PULLMAN — For the sixth straight year, Writing Programs at Washington State University has earned national recognition by landing a top place in U.S. News & World Report rankings. Writing Programs recognition is published in “America’s Best Colleges 2007” report.
Since 2001, Writing Programs, in the Office of Undergraduate Education (OUE), has been in the news magazine’s annual list of “Academic Programs to Watch For.” This fall, 28 institutions are cited for excellence in making “the writing process a priority at all levels of instruction and across the curriculum” and for encouraging students “to produce and refine various forms of writing for different audiences in different disciplines.”
Only 11 public universities appear on this year’s list, and only 8 – including WSU – have made the list every year since its inception. Some of WSU’s peers in the new 2007 list are Harvard, Princeton, Clemson, Duke, George Mason, Indiana, Purdue, and Missouri universities.
“It’s an honor for us to be recognized as on par with the writing programs at Ivy League and other outstanding schools, but the fact is that WSU has developed an innovative and effective set of programs that serve as a national model,” said Mary Wack, OUE interim director and dean of the Honors College.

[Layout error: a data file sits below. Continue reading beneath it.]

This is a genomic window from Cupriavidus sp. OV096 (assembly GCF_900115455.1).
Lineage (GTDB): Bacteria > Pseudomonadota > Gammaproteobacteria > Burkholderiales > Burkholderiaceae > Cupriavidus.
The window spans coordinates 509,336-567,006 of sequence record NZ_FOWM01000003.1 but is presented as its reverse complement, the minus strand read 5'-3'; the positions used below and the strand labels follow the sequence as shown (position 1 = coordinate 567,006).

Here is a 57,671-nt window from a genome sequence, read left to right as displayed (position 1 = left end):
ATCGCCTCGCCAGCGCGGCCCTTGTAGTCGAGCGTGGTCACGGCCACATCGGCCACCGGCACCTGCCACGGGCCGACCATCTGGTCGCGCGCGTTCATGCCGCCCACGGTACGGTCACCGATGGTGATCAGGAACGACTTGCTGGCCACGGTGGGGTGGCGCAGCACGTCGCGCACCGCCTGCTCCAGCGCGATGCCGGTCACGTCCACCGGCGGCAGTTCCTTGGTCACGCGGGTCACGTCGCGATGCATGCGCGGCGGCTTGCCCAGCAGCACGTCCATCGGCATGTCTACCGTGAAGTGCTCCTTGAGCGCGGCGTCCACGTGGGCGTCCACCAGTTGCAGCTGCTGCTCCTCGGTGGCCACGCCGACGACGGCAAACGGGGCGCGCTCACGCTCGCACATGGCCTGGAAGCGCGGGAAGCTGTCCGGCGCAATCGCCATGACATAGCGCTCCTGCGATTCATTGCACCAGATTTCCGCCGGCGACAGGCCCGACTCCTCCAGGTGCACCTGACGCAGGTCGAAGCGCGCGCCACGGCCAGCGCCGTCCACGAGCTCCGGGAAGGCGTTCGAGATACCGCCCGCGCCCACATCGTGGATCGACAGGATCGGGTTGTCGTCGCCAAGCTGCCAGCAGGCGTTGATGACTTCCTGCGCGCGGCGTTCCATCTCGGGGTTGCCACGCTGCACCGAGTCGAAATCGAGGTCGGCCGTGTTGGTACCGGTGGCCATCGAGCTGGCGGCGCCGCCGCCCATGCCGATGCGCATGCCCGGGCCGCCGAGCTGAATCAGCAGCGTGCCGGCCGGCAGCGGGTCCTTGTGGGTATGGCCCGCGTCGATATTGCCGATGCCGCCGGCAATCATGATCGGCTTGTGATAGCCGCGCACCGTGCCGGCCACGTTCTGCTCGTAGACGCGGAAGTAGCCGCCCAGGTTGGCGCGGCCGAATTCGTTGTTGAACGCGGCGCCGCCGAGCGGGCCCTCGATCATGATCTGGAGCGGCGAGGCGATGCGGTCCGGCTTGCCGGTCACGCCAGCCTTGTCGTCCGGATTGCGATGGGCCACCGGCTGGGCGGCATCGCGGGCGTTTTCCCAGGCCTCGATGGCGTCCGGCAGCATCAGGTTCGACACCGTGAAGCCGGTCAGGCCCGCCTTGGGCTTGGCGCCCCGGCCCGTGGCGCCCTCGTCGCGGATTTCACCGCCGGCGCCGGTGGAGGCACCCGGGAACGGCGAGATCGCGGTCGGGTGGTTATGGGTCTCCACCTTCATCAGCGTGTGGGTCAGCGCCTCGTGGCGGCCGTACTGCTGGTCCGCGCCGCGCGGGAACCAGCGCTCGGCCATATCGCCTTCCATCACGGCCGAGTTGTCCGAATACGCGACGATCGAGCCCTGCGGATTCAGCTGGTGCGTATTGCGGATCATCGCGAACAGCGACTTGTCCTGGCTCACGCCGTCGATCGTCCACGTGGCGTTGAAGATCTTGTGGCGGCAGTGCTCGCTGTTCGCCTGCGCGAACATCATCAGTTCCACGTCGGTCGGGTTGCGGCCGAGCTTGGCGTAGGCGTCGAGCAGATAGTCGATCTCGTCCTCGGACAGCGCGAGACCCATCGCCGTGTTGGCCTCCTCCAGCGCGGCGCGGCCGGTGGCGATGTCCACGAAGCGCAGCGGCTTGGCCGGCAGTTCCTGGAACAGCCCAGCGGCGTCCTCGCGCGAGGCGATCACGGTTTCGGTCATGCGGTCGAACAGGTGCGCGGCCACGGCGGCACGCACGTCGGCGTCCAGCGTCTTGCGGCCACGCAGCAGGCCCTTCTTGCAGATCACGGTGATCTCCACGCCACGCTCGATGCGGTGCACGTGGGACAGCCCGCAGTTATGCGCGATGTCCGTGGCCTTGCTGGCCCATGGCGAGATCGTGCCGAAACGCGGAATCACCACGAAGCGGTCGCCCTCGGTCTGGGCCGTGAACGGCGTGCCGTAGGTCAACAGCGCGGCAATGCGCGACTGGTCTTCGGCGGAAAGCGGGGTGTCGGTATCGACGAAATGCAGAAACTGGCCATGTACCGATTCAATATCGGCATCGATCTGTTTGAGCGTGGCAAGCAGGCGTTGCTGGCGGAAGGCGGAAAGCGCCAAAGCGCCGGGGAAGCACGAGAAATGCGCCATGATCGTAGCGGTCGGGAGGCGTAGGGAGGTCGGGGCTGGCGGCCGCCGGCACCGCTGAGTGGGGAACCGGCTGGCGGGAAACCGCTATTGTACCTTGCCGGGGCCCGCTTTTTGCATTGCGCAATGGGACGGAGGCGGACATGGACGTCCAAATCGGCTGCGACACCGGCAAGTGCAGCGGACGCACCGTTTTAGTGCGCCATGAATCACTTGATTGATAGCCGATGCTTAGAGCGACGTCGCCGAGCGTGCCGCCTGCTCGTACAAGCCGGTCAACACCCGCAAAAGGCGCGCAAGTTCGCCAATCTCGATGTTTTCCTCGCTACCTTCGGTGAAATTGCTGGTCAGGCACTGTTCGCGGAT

“Every student’s writing is assessed at entry to ensure that they are prepared to take advantage of the many written communication opportunities they will have in their general education courses. Prior to the start of their junior year, students compile a personal portfolio that faculty read and assess, helping to assure that those students needing assistance with their writing will get it as they complete at least two Writing in the Major courses as juniors and seniors,” explained Bill Condon, Writing Programs director.
Over the past 15 years, WSU has infused writing throughout its curriculum. The National Survey of Student Engagement indicates that students here complete at least 10 written assignments a year. Given the amount of writing that students do and the resources available in the Writing Center for them to seek help when they need it, WSU alumni have become known for their ability to write as they move beyond their undergraduate years, Condon said.
Writing Programs, established in the mid-1980s, is made up of the Writing Center, proving tutorial instruction for the development, organization, and drafting of papers; Writing Across the Curriculum, helping faculty with writing assignments and evaluations as well as the Critical Thinking Program; group tutorials, featuring peer assistance and tutoring for English 102 and General Education 302; and the Writing Assessment Program, overseeing the freshman Writing Placement Exam as well as the Junior Portfolio.
Usage of Writing Programs services has more than doubled in the past decade, with as many as 40,000 student contacts yearly through the Writing Center and the Writing Assessment Program alone. It is one of six core units in WSU’s Office of Undergraduate Education.
More information on the magazine rankings can be found online at http://usnews.com/usnews/edu/college/rankings/brief/acadprogs08_brief.php